The Snow In The Summer or So-So

Knowledge is liberation


If your heart is true and your instincts wild, a wolfblood pack will accept you gladly... #

19 February 2018
Really deep things

So there's this post and comment thread on Metafilter talking about Little Earthquakes, and describes the album as "music for weird high school theater nerds in the process of figuring out their sexuality".

Mmm, hello.

This blog was aware of Little Earthquakes on first release: enjoyed the singles, and added it to the nebulous list of "would like to get at some point, when we've got through more pressing stuff. And perhaps when it's cheaper."

And that's where it stayed for years. Until this blog started dating a weird high-school theatre nerd who very much was in the process of figuring out their sexuality. As regular readers may recall, this relationship ended messily; said theatre nerd insisted on turning the knife into a wound they'd made, and both of us may still carry the scars.

Said theatre nerd might have figured out their sexuality, got married, had kids. This blog hadn't, and likely still hasn't. Tori Amos has persisted throughout, a little bit of the divine, a few of the bonds that connect humanity and keep everyone together.

But it's the connections we treasure, that there are caring and supportive people who are united by meaningful popular culture. My So-Called Life was this blog's muse, Tori Amos for others, all things Titanic for the next cohort beneath, and then Harry Potter exploded. It's the same bonding as sports fans, for we who are not sports fans.

Who's treading these paths today? Lorde is the weird nerd vibe. Lucy Spraggan does the storytelling and emotional connection. The 100 and Stephen Universe attract various forms of outsider. All have rabid fanbases, and we hope to read about them in Metafilter circa 2042.

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24 January 2018
Popular in early 2002

Not Quite as Popular covers the top five singles on the CIN chart. This episode covers the first half of 2002. We move at the same speed as Tom Ewing's Popular project, which explains the eighteen-month gap between installments.

The new year began with a quiet week; the de facto two week Christmas break was now established. Sales were so weak that Hermes House Band hit number 1 in Scotland with Country roads. We can't blame that on drunken Scotsmen streaming all sorts of shite at Hogmanay parties; streaming had been invented, but not over dialup.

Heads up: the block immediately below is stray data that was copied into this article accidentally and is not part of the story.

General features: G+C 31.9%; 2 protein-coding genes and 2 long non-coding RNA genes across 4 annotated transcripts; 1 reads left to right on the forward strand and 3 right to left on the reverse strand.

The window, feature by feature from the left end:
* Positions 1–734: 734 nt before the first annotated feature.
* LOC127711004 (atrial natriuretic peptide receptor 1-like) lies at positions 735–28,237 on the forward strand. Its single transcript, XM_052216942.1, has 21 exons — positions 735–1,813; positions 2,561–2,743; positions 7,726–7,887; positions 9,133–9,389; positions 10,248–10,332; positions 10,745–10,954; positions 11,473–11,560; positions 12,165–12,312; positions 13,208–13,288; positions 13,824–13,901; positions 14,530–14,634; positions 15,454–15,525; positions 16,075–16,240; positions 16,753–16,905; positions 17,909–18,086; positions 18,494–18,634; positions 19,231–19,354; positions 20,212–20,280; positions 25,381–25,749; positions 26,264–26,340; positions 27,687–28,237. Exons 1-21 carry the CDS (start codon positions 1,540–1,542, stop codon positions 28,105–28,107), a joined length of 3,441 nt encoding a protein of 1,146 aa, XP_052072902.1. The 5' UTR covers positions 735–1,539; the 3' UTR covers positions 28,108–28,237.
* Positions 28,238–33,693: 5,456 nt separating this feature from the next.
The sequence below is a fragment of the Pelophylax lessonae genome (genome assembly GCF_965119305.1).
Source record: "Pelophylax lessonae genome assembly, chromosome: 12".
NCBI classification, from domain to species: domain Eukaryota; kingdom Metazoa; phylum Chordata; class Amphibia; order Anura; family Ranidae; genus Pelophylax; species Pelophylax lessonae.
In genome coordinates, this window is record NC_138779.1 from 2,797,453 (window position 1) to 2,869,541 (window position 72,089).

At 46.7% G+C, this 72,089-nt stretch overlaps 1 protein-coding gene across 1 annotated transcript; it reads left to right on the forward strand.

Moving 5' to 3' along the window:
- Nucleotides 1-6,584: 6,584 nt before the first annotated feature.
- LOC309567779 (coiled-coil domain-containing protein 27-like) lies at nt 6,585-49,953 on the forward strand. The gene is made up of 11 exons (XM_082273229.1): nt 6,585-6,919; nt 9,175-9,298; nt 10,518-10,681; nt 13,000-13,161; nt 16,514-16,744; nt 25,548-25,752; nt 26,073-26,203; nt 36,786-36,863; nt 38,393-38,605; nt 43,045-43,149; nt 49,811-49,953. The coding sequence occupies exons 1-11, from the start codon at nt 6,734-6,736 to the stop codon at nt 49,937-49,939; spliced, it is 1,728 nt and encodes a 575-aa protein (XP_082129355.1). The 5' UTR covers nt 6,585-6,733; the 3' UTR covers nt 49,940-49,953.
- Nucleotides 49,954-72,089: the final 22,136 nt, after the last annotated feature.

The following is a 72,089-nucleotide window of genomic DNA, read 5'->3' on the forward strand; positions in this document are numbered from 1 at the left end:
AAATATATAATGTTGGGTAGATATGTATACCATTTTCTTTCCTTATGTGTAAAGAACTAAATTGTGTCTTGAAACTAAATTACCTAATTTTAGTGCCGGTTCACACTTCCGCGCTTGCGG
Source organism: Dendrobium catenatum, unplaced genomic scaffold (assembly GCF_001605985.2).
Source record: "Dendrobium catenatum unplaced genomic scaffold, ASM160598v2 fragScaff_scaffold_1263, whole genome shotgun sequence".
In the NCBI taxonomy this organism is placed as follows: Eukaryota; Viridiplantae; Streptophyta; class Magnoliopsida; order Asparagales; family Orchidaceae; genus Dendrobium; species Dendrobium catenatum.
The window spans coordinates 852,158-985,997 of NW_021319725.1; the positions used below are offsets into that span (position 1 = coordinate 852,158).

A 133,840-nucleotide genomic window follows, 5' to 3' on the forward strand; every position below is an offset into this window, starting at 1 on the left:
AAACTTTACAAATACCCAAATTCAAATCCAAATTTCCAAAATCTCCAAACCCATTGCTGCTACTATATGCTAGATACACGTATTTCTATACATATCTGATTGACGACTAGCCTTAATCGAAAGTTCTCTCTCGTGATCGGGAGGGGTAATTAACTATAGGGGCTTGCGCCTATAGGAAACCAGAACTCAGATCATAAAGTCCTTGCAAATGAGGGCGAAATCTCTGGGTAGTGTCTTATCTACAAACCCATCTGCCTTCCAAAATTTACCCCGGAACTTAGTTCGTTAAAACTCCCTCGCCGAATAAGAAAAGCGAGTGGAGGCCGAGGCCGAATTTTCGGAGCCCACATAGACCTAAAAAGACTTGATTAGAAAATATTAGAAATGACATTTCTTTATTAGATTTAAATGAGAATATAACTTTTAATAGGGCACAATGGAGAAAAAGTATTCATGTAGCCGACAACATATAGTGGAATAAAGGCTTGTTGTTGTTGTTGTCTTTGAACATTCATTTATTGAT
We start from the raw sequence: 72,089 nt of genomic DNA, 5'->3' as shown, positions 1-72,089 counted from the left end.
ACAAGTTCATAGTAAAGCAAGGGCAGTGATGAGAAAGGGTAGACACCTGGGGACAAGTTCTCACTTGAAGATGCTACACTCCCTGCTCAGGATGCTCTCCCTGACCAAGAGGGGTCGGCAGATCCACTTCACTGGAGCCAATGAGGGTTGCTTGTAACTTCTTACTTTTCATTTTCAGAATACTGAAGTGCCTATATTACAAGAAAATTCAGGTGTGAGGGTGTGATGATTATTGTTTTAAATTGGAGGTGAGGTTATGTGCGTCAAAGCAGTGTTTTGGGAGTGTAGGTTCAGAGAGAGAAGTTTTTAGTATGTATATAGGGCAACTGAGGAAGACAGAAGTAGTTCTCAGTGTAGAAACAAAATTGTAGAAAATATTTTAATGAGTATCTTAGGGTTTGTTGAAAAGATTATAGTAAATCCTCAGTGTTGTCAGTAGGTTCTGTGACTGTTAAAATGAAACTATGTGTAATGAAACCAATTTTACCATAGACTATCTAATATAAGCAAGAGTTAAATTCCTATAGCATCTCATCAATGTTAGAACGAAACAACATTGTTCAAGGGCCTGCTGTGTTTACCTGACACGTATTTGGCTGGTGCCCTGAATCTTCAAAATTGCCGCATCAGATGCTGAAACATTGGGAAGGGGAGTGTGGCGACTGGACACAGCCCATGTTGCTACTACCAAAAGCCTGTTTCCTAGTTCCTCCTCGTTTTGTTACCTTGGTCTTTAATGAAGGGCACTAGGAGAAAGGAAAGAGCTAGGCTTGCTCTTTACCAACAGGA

(More: With number ones for Aaliyah, George Harrison, Enrique Iglesias, Westlife, Will Young, Gareth Gates, Oasis, The Sugababes, Holly Valance, Ronan Keating, Liberty X, Eminem, and Junkie XL. Plus a superlative lyric from Ant and Dec.)

Nelly's Hot in herre (sic) only made number 4, but it's the most famous song from June. The track drips sex and sensuality from every fibre of its being. "The sauciest record ever," said the NME. Perhaps let down by relying on one musical hook, it's the breakthrough hit for rapper Nelly, and for his producers The Neptunes. More - much more! - from both as the century unfolds.

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6 January 2018
It's Still In the Top Twenty

Top of the Pops Christmas Day 2017

Silver dress for Fearne, and an ill-fitting red dress for Reggie. Hang on, that's not Reggie, it's Clara Amfo! New blood! Our first new TOTP presenter since 2006!

Kick off with the song of the year, ED SHEERAN Shape of you. Ed's on a large stage, decorated with reindeer and Christmas trees, and he's wearing a festive jumper. That'll look strange when they do Ed Sheeran at the BBC in autumn 2019. Live vocals, and some of the most anaemic overhead clapping we've ever seen. This song drags on a bit, doesn't it.

STORMZY does Blinded by your grace part 2 from the circular stage. He's joined by the Fifteen-to-One gospel choir, dressed in black and standing in a semi-circle around the stage. This is yer obligatory religious content, Mr. Stormzy attesting to his faith. Expect to hear this in black churches before Easter, and in the Anglican churches circa 2117.

DUA LIPA gives New rules on the small stage. Lots of dry ice, and a floor-length dress - we can tell straight away that she's not moving far from that spot. Concentrate on the vocals, and let the cameras do the movement, so lots of shots tracking towards (or away from) Ms Lipa. Good to see the BBC have taken on the basic ideas of Every Song Tells a Story.

Some actual talent, RITA ORA performs Your song from a small stage in the middle of the crowd, and she'll use all the stages before finishing. She's in firey red, with a cape to look like an evil supervillain; the dancers are in very civilian clothes, enhancing Ora's special look. We find the song a bit pedestrian, but this was another ooh-some performance.

(More: Ed Sheeran, Dua Lipa, Rita Ora, Clean Bandit, Anne-Marie, and many more.)

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27 December 2017
Correspondents Look Ahead to 2017

Time for the annual review of the BBC's Correspondents Look Ahead. The edition predicting 2017 was broadcast in the World Service, and domestically on Radio 4, between 28 December 2016 and 1 January this year.